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How the Music Industry Messed Up Legal Streaming the First Time Around

Discussion in 'Article Discussion' started by Melody Bot, May 21, 2018.

  1. Melody Bot

    Your friendly little forum bot. Staff Member

    This article has been imported from for discussion. All of the forum rules still apply.

    Ernie Smith, writing for Motherboard:

    In the roughly 24 months between the time Napster shut down its popular free service and Steve Jobs announced the iTunes Music Store to the public, the music industry tried to create legal replacements, but the lack of precedent was a problem. Nobody could figure out exactly what a legal digital music industry was supposed to look like, or how it was supposed to work.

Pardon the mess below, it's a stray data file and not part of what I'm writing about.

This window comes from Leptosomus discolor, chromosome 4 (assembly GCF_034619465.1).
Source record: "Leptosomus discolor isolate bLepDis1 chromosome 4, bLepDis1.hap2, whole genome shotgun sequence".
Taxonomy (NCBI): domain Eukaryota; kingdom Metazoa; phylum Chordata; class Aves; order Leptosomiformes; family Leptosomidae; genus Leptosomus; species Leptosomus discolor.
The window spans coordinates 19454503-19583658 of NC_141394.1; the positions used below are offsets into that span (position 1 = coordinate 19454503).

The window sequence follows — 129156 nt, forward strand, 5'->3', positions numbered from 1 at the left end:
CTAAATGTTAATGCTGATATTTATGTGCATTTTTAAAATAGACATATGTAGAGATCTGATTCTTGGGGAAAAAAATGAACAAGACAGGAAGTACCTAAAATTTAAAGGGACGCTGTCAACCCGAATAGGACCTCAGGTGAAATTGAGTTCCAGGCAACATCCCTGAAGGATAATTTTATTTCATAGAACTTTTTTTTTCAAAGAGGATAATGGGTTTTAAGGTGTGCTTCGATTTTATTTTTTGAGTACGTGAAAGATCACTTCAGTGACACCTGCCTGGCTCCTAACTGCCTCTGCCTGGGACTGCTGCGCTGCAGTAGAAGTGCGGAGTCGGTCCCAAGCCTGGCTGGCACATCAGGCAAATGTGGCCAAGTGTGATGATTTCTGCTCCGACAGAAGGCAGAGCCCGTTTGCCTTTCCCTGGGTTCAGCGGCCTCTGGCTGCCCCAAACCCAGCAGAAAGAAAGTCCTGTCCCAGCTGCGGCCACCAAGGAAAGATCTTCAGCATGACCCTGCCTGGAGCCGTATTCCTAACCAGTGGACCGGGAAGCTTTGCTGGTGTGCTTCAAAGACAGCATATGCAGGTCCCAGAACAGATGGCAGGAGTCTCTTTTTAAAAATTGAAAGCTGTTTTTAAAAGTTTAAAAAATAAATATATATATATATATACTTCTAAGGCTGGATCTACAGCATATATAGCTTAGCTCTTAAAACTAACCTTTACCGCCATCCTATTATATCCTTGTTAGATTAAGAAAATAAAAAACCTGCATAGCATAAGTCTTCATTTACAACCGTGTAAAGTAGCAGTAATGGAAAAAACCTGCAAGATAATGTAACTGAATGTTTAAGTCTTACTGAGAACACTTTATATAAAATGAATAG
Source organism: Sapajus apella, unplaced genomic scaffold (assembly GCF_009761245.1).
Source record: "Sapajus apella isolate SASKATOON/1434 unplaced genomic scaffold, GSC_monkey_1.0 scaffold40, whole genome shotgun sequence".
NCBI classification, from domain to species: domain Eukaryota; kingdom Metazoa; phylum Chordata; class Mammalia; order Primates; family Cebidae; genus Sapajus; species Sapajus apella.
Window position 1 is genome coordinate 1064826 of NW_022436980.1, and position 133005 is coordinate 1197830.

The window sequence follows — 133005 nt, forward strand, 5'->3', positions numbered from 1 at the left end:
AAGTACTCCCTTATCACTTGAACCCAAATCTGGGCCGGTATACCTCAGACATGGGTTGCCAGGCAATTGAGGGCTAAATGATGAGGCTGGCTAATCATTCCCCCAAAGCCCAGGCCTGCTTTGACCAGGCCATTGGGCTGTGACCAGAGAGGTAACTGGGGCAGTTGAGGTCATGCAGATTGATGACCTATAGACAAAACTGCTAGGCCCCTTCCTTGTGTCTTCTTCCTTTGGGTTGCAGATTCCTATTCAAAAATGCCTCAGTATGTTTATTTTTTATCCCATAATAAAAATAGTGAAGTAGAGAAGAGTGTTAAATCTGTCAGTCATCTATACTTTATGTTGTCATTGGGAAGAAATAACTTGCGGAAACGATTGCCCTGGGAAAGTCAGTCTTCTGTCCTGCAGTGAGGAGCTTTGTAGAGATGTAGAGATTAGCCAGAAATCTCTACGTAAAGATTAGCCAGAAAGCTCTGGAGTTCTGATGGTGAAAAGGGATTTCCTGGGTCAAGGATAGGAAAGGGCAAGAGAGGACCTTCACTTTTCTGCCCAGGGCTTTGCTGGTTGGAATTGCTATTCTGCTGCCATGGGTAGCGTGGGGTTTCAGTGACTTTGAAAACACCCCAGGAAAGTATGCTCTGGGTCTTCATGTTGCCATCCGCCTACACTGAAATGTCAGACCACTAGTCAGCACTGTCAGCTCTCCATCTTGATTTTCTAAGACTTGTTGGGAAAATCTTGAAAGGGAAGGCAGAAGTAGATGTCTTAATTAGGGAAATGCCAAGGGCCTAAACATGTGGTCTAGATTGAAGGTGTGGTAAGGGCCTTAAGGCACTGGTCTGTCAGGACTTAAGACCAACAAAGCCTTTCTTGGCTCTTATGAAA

Essie likes this.
  2. carlosonthedrums

    Cooler than a polar bear's toenails Prestigious

    This article took me back to watching videos of fans burning piles of Metallica CDs on MTV News updates featuring Kurt Loder.
  3. slickdtc

    Regular Supporter

    Well put together. The changing of the music industry just in my lifetime and mostly within the last 15-20 or so years is so fascinating. I didn’t realize that there were competing services being pushed by different major labels.

    Jobs’ quote rings so true. Whenever I think of the music industry and evolving with the times, the saying, “cut off your nose to spite your face” always comes to mind. But hey, we finally made it here to today! I don’t want to go back to not having millions of songs at my fingertips for $15 a month (and that’s a higher price point then most). For how much I use the service, which is literally all day at work plus outside hours, it’s a STEAL for me while also feeling like I’m paying a fair price for a service.